Many animals, including some mammals and birds, are known to avoid power lines in remote regions. Now scientists propose that this behavior may result from the sensitivity of some Arctic animals' eyes to ultraviolet (UV) light emitted from the cables.
Although some humans may find power lines and pylons aesthetic eyesores, the huge flashes of UV light they emit are beyond the limits of human vision. However, to animals that can see in this visual range, power lines and pylons appear as “horrendous” structures sending “massive flashes across the sky”, says Glen Jeffery, a neuroscientist at the Institute of Ophthalmology at University College London.
Jeffery and an interdisciplinary team including an animal behaviorist and a physicist who specializes in power lines outline their theory in a letter published this week in Conservation Biology. They propose that some animals, reindeer, rodents and birds, detect UV discharges as ‘corona’ of light along power cables and also as intermittent bright flashes from cable insulators — and that this may explain why reindeer avoid power lines.
“The animal knows ‘that part of town is bad news, and I’m not going there’,” says Jeffery, who researches the UV vision of animals with a special interest in how Arctic animals deal with the extended periods of light and dark that they are exposed to in the far north.
He and his colleagues note that although reindeer do not have UV-specific proteins in their eyes, their retinas nonetheless do respond to UV light. These animals may also be more likely to react to UV flashes because of the increased sensitivity of their eyes, which are adapted to seeing in the long, dark Arctic winters. In addition, UV light is strongly scattered and reflected off snow, which may make the coronas appear brighter.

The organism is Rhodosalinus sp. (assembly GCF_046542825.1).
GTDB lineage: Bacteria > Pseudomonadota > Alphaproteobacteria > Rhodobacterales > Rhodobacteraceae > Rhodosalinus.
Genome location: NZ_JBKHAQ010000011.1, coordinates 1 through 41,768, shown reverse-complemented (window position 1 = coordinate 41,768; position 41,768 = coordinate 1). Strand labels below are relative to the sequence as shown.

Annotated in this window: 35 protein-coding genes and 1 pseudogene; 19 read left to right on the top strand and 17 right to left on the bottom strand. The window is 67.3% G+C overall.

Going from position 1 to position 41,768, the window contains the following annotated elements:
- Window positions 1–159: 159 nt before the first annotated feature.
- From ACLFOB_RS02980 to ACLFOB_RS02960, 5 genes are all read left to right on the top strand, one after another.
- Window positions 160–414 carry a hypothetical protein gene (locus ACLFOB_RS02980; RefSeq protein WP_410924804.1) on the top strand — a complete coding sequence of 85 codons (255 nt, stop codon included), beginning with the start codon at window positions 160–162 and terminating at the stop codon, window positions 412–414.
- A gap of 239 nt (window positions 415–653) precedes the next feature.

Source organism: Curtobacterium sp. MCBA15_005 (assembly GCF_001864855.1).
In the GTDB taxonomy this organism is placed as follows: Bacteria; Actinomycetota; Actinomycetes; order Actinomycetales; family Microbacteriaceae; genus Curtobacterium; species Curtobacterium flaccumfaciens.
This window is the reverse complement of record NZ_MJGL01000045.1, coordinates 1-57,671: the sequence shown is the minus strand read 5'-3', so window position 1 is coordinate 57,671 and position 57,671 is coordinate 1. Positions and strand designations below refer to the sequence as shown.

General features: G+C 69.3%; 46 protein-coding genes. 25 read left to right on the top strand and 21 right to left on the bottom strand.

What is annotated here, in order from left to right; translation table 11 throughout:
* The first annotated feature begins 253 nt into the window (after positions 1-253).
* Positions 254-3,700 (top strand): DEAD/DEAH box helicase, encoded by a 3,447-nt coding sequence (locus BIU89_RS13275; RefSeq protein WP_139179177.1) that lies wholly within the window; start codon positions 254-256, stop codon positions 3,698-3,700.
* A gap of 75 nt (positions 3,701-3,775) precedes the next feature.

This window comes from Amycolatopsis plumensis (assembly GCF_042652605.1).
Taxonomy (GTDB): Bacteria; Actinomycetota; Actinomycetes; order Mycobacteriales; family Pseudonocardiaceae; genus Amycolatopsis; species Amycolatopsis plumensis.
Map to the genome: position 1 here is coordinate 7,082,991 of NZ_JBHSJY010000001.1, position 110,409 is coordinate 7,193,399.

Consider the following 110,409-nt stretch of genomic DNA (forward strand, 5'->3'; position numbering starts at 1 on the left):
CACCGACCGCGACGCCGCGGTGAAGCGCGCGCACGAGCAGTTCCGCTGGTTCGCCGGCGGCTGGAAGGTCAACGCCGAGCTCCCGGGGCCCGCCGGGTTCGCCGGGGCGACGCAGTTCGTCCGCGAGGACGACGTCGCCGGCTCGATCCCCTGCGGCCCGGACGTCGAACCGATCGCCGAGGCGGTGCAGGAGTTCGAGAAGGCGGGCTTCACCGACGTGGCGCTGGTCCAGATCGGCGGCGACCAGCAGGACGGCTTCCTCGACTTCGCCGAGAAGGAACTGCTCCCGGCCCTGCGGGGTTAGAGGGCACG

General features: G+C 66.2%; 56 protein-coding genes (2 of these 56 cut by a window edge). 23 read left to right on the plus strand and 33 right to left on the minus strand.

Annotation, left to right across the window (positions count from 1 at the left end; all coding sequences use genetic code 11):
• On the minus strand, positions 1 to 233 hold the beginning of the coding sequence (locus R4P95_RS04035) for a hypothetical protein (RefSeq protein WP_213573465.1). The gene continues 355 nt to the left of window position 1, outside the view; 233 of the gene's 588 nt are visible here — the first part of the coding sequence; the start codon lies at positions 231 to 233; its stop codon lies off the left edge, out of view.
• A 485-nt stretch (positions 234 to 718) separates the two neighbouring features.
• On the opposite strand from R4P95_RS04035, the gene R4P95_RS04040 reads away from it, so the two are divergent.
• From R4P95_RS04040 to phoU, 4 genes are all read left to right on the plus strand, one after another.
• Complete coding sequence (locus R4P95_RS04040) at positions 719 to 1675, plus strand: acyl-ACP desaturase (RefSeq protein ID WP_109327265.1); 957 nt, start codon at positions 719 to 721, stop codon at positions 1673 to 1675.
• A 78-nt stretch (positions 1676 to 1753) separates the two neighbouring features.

Creating safe passage
The hypothesis could have potentially serious implications. If power lines do represent a barrier to wildlife, they could prevent populations from mixing and limit migrations, says Jeffery. Evidence already exists that this may be a problem in some regions, but the underlying mechanism has remained unclear.
“The power industry has to think about where it’s putting its cables in relation to the ecology around it,” says Jeffery. Shielding around sections that create coronas and flashes may be needed, to create “safe” passing spots for wildlife, he suggests.
The proposed explanation for why some animals avoid power lines is “a plausible suggestion, rather than a convincing theory”, says Michael Land, a neurobiologist who studies vision at the University of Sussex.
“Reindeer almost certainly can see UV (weakly) when dark adapted [to the extended Arctic winter darkness], and may well be able to see power lines in the dark,” says Land. “The fact that they also avoid them during the day, when UV light is everywhere, is puzzling, and it isn't clear why they should want to avoid the discharges anyway.”
Jeffery suggests that the animals learn to avoid the power lines and simply become conditioned to avoid them all the time. To test their theory, his team has developed a machine that generates a corona. Their next project is to transport this to the Arctic and study what response they get from animals.